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PPPs for policy making: a visual guide to using data from the ICP - Chapter 8: Energy and climate

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Emissions and climate change

The extreme socioeconomic consequences of climate change have brought fossil fuel emissions and mitigation and adaptation efforts to the fore in both national and international policy making. Emissions are correlated with the volume of activity and production of a country and PPP-based GDP growth is identified as a major driver of increasing emissions. The indicator CO2 emissions per unit of value added is used to measure progress towards Sustainable Development Goal (SDG) target 9.4, which looks to upgrade infrastructure and retrofit industries to make them sustainable, with increased resource-use efficiency and greater adoption of clean and environmentally sound technologies and industrial processes. When calculated at the level of the whole economy, PPP-based GDP is used as the denominator and the measure reflects the effects of the average carbon intensity of the energy mix, the structure of an economy, and the average efficiency in the use of energy. Measuring GDP in constant 2017 PPP terms allows an examination of the change in emission intensity over time. Figure 8.2 shows changes by income group since 2001.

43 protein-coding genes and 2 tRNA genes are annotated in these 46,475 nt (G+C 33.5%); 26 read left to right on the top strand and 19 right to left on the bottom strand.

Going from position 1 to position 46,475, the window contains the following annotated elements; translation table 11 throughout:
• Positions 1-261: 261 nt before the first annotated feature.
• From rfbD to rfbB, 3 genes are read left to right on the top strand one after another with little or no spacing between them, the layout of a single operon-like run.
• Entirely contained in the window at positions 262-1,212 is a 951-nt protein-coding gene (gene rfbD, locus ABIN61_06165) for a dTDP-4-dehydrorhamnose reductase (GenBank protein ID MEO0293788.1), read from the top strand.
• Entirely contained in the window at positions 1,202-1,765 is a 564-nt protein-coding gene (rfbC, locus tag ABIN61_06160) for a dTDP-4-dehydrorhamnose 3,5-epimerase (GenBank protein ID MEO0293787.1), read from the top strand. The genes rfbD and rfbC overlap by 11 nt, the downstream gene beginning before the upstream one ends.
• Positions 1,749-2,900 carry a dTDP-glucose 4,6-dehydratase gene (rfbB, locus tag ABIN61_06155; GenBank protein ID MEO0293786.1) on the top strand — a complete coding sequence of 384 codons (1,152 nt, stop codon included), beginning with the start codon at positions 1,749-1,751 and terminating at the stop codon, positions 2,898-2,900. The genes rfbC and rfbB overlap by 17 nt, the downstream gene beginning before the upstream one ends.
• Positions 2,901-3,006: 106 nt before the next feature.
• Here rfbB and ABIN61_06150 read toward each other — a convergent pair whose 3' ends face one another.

The World Bank quantifies the impact of natural hazards and disasters on the most vulnerable in PPP terms. It does so by first assessing the risk to assets as the average monetary value of the damages that disasters inflict on assets (often measured as replacement or repair value). Second, it also assesses the potential loss to well-being, which is expressed as the loss in national consumption. These data enable policy makers to monitor the social resilience of a country – that is, its ability to minimize the impact of asset losses on well-being. They can also use the data to set intervention priorities such as expanding financial inclusion, disaster risk and health insurance, social protection and adaptive safety nets, contingent finance and reserve funds, and universal access to early warning systems. Figure 8.3 shows the estimated losses avoided by reducing by 5 percent the share of the population exposed to natural hazards by targeting the poorest 20 percent of people in each country.